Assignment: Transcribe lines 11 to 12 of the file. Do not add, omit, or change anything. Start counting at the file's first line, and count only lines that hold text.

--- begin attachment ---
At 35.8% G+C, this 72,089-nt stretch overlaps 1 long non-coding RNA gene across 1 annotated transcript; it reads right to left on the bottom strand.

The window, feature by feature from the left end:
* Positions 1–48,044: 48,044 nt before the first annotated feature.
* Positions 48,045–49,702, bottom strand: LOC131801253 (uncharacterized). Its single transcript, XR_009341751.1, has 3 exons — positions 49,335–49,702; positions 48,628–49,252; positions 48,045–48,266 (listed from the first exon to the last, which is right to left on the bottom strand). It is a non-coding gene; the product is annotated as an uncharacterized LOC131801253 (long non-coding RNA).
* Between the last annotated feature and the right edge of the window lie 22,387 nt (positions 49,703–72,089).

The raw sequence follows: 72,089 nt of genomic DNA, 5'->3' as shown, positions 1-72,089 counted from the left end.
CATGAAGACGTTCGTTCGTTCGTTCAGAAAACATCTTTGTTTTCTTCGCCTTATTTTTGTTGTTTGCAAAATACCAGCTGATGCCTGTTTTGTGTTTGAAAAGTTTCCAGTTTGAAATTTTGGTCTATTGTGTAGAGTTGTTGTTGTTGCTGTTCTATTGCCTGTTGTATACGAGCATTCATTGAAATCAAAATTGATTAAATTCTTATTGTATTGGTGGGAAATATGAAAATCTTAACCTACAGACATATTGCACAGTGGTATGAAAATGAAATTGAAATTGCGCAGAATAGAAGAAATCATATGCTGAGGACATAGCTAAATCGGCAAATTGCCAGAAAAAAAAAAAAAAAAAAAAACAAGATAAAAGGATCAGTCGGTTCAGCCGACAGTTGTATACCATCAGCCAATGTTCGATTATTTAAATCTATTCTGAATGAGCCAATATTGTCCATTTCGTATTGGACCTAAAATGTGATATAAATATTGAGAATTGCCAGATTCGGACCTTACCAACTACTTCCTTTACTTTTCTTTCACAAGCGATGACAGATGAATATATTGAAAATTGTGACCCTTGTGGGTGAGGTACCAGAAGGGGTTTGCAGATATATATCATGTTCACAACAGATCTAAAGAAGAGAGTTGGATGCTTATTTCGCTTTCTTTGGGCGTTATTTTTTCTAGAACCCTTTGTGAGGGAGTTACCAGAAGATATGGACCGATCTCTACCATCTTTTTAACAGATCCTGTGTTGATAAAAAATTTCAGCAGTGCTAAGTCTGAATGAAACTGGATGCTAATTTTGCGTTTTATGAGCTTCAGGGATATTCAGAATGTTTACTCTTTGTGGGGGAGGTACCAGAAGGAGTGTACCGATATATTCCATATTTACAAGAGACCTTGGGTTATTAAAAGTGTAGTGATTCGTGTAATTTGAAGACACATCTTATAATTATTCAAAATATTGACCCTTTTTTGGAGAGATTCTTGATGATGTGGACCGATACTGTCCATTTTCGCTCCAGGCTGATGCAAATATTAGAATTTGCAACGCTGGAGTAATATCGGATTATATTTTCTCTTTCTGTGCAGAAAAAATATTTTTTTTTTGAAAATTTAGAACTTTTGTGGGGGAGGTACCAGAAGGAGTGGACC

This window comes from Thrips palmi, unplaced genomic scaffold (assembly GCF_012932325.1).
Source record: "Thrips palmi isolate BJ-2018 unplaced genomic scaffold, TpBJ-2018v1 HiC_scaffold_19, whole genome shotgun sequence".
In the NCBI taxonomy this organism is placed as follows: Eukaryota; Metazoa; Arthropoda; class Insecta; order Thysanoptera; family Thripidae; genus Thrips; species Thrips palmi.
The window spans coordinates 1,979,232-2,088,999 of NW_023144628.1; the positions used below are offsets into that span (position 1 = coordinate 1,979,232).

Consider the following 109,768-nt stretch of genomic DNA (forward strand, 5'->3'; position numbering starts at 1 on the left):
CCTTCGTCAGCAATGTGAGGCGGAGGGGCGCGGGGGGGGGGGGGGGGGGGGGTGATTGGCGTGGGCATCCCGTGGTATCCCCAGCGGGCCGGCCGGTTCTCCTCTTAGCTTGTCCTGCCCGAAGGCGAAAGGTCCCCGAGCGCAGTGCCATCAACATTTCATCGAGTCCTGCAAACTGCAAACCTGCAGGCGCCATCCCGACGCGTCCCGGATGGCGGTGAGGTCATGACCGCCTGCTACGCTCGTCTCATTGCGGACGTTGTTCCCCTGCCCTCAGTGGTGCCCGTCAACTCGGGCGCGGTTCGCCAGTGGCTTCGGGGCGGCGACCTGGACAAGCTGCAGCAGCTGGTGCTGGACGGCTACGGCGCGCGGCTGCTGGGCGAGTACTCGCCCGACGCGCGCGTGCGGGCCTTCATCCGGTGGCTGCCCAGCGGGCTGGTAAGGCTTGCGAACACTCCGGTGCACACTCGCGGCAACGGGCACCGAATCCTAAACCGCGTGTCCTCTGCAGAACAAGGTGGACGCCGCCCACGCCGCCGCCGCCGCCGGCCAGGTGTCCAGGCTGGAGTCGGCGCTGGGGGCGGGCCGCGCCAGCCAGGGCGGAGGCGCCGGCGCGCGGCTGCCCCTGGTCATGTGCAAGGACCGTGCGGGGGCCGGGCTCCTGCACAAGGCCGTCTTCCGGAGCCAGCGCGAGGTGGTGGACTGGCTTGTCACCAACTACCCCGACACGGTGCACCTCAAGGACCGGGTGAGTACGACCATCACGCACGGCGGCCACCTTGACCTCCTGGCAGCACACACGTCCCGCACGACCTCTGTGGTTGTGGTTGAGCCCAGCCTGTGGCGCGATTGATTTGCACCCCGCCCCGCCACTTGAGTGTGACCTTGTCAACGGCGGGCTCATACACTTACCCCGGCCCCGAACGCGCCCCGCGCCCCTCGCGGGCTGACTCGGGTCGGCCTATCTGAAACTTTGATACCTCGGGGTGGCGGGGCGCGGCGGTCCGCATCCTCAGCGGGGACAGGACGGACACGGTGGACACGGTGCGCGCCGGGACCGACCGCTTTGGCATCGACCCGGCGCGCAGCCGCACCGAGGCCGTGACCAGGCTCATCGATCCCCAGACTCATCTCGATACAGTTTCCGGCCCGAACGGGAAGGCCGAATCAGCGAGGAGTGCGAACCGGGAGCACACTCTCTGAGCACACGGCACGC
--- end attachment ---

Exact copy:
The window spans coordinates 1,979,232-2,088,999 of NW_023144628.1; the positions used below are offsets into that span (position 1 = coordinate 1,979,232).

Consider the following 109,768-nt stretch of genomic DNA (forward strand, 5'->3'; position numbering starts at 1 on the left):